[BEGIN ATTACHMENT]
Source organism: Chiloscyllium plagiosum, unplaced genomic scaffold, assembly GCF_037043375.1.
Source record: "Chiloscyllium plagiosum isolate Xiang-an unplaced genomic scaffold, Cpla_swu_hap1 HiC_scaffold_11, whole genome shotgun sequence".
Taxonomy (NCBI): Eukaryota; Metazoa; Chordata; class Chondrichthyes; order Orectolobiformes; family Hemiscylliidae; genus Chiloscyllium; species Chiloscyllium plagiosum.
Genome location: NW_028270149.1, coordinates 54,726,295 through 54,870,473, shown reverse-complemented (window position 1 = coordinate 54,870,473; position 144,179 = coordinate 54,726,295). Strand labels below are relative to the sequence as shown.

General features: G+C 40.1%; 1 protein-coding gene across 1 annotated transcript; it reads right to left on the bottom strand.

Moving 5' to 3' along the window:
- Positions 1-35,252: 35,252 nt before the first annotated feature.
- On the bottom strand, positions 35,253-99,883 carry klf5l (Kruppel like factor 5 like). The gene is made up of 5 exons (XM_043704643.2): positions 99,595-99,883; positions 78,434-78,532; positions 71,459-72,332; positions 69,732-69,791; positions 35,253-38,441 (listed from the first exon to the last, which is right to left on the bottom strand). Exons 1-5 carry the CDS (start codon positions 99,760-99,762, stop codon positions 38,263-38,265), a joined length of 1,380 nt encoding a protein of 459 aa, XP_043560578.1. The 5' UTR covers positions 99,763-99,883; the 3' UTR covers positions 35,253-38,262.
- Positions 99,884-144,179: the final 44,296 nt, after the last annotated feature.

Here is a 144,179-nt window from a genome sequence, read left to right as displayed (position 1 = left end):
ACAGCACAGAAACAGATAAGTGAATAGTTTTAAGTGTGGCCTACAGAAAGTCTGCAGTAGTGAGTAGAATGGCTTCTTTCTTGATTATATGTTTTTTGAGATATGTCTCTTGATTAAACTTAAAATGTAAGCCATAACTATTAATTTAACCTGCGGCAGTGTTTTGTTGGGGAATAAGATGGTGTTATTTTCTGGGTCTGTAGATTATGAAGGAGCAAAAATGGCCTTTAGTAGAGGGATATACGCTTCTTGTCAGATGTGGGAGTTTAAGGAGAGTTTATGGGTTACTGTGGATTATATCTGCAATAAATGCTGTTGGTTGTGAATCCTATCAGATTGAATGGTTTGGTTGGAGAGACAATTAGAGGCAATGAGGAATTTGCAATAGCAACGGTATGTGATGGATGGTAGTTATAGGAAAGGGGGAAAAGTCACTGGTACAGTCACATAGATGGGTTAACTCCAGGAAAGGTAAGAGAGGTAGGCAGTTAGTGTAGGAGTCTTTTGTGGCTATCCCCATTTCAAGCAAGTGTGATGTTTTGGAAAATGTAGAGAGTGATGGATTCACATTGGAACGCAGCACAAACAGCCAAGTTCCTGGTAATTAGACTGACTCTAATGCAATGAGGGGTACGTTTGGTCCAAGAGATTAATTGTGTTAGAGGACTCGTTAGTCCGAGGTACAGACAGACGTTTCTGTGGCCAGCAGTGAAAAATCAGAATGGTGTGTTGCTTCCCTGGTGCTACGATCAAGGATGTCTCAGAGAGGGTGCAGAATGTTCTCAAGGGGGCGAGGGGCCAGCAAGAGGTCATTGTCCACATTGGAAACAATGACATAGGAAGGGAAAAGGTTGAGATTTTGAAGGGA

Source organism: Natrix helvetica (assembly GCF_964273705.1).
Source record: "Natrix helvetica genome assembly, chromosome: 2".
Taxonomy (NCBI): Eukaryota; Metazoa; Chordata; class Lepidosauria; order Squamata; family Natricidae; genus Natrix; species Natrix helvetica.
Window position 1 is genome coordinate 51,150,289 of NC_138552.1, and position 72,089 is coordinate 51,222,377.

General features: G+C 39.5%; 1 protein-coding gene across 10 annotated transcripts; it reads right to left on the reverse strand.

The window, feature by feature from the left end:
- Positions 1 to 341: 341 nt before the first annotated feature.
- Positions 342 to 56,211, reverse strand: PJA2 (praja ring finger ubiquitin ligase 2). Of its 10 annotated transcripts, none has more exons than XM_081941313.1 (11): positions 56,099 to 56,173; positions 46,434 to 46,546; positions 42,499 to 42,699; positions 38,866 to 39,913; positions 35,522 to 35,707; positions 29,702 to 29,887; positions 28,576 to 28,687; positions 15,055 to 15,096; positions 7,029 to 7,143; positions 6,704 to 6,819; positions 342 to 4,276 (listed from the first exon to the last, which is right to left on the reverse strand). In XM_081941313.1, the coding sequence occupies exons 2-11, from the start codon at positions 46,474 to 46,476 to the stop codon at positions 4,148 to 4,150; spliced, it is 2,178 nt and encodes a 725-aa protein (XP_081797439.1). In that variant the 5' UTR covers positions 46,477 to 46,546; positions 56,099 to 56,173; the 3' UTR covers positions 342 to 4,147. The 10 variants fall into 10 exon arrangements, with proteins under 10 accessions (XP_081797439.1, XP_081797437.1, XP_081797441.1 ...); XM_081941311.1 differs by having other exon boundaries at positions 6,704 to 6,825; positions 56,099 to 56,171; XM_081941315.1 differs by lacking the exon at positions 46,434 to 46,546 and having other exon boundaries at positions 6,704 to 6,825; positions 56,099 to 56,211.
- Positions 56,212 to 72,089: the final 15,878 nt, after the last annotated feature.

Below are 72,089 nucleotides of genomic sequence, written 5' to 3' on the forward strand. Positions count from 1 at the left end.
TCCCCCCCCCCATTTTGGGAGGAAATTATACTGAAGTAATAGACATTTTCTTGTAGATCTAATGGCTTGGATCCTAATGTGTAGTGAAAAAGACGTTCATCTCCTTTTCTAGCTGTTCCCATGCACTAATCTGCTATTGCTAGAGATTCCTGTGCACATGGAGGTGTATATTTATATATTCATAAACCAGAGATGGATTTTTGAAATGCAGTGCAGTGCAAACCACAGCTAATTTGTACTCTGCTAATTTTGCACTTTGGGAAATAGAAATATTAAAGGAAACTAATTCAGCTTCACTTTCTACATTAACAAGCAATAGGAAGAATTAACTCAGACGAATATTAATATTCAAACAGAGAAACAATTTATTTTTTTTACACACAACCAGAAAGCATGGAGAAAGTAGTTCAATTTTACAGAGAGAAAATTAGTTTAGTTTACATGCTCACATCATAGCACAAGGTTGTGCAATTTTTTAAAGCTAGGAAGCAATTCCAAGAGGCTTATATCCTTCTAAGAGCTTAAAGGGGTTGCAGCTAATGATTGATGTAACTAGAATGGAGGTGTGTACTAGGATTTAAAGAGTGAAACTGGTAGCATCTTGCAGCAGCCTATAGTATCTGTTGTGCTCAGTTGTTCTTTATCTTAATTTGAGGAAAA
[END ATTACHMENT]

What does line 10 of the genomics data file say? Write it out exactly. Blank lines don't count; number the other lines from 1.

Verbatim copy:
Here is a 144,179-nt window from a genome sequence, read left to right as displayed (position 1 = left end):